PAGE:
Archive for the ‘Interview’ Category

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Nik Abnett, author of the excellent Savant was kind enough to answer some questions about her latest novel.

Savant is a unique book – could you explain a little about how it came to be?

NIK: I’d had in mind for a long time to write a book about unconditional love; the sort of constant you find between parents and their children. I didn’t want to write something righteous or proselytising, though, and that’s part of the reason I thought that the SF medium would best suit the theme. Then, I happened to start reading a novel by a friend of mine. I’d bought the book, and got it signed, but when I came to read it, it simply wasn’t my cup of tea. I realised that a lot of contemporary SF leaves me a little cold; much of it seems to be so busy and action-based, and I wanted to read something quieter. It dawned on me that I wanted to write something quieter, too. SF/F is a brilliant medium for all kinds of ideas, because the scope is so endless. Of course, in the end, and in development, the book became about all kinds of things, but it began with that nugget, and I extrapolated as I went along. The original theme may not be transparent in the finished novel, but it’s the kernel from which everything began. In essence, it came to be, because I wanted to write something that I’d enjoy reading.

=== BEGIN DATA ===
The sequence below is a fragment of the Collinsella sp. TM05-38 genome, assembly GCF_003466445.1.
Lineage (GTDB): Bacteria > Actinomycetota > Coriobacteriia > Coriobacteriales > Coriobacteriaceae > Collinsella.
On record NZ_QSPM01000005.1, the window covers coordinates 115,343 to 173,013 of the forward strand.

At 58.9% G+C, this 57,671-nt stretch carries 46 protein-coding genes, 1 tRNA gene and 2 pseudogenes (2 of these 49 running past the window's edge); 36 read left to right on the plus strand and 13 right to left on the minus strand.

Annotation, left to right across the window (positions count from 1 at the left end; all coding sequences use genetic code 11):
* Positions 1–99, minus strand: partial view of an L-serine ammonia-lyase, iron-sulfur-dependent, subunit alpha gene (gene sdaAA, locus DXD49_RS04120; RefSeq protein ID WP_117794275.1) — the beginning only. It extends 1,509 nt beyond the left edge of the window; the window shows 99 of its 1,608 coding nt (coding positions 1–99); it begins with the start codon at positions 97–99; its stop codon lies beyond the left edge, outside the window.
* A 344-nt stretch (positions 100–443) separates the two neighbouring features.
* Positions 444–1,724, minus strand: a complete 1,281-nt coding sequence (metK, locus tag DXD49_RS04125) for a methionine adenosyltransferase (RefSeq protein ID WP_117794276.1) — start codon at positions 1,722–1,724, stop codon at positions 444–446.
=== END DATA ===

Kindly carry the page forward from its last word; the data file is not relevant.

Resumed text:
The setting struck me as retro-sci-fi (like some of those great 1970’s movies) – what was the thinking behind this kind of worldbuilding?

NIK: I’m a child of the seventies, and some of my favourite SF still comes from that period. As children, we are at our most receptive and least inhibited, and I think the stories we read or watch often have the biggest impact on us during that developmental period. I’m not sure I thought about the world-building in isolation. I begin a novel with only a theme to work with, so plot, action and world-building are all a product of the process of writing the book. Much of the world came as an organic response to the characters and situation. Perhaps it’s partly due to the fact that I was at school during the seventies and early eighties, and this novel is set in a college environment. Perhaps it was inevitable that the world-building might, in some small way, reflect my own experiences of that kind of institutionalisation… I could speculate endlessly.